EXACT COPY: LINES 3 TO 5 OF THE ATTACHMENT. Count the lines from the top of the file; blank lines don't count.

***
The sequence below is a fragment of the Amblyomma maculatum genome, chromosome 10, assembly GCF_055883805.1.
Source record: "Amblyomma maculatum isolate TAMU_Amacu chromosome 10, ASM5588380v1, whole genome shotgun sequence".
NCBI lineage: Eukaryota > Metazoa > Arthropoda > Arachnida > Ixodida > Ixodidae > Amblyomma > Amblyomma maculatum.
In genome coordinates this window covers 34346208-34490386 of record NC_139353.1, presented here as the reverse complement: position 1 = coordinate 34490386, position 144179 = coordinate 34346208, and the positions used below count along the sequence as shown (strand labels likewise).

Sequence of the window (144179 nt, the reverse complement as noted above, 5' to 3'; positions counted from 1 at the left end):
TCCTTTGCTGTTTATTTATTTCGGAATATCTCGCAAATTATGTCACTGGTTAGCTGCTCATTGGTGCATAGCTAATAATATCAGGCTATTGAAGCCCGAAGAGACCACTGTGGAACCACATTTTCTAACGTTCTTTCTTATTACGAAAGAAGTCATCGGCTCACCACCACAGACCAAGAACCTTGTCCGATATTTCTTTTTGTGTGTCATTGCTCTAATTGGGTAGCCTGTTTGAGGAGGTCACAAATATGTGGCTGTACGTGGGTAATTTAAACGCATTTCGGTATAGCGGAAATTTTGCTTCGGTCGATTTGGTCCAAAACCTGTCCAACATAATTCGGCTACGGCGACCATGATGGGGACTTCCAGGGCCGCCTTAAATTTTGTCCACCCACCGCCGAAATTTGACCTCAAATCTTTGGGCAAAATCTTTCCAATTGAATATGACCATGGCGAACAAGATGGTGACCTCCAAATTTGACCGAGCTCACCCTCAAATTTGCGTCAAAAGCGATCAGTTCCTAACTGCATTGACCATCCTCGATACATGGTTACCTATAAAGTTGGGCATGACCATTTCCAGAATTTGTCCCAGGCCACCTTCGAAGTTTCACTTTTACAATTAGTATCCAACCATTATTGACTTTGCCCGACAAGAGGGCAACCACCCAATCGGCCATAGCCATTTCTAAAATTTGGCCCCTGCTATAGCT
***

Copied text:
NCBI lineage: Eukaryota > Metazoa > Arthropoda > Arachnida > Ixodida > Ixodidae > Amblyomma > Amblyomma maculatum.
In genome coordinates this window covers 34346208-34490386 of record NC_139353.1, presented here as the reverse complement: position 1 = coordinate 34490386, position 144179 = coordinate 34346208, and the positions used below count along the sequence as shown (strand labels likewise).

Sequence of the window (144179 nt, the reverse complement as noted above, 5' to 3'; positions counted from 1 at the left end):